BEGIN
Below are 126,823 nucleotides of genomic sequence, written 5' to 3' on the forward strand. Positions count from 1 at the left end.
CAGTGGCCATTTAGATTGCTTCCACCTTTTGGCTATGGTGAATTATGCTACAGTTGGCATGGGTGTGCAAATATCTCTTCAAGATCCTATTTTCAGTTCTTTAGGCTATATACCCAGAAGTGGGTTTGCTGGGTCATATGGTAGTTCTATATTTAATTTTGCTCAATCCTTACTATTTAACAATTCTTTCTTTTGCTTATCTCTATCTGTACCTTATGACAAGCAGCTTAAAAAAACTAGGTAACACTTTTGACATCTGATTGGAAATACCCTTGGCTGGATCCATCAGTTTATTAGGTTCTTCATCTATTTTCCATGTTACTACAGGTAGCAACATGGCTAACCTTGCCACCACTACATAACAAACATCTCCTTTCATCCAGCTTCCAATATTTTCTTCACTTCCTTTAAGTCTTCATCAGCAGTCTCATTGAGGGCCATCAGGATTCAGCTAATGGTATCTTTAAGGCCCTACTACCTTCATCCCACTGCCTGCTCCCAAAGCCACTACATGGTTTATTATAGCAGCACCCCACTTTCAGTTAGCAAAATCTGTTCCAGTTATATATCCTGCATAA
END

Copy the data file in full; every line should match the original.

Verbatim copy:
Below are 126,823 nucleotides of genomic sequence, written 5' to 3' on the forward strand. Positions count from 1 at the left end.
CAGTGGCCATTTAGATTGCTTCCACCTTTTGGCTATGGTGAATTATGCTACAGTTGGCATGGGTGTGCAAATATCTCTTCAAGATCCTATTTTCAGTTCTTTAGGCTATATACCCAGAAGTGGGTTTGCTGGGTCATATGGTAGTTCTATATTTAATTTTGCTCAATCCTTACTATTTAACAATTCTTTCTTTTGCTTATCTCTATCTGTACCTTATGACAAGCAGCTTAAAAAAACTAGGTAACACTTTTGACATCTGATTGGAAATACCCTTGGCTGGATCCATCAGTTTATTAGGTTCTTCATCTATTTTCCATGTTACTACAGGTAGCAACATGGCTAACCTTGCCACCACTACATAACAAACATCTCCTTTCATCCAGCTTCCAATATTTTCTTCACTTCCTTTAAGTCTTCATCAGCAGTCTCATTGAGGGCCATCAGGATTCAGCTAATGGTATCTTTAAGGCCCTACTACCTTCATCCCACTGCCTGCTCCCAAAGCCACTACATGGTTTATTATAGCAGCACCCCACTTTCAGTTAGCAAAATCTGTTCCAGTTATATATCCTGCATAA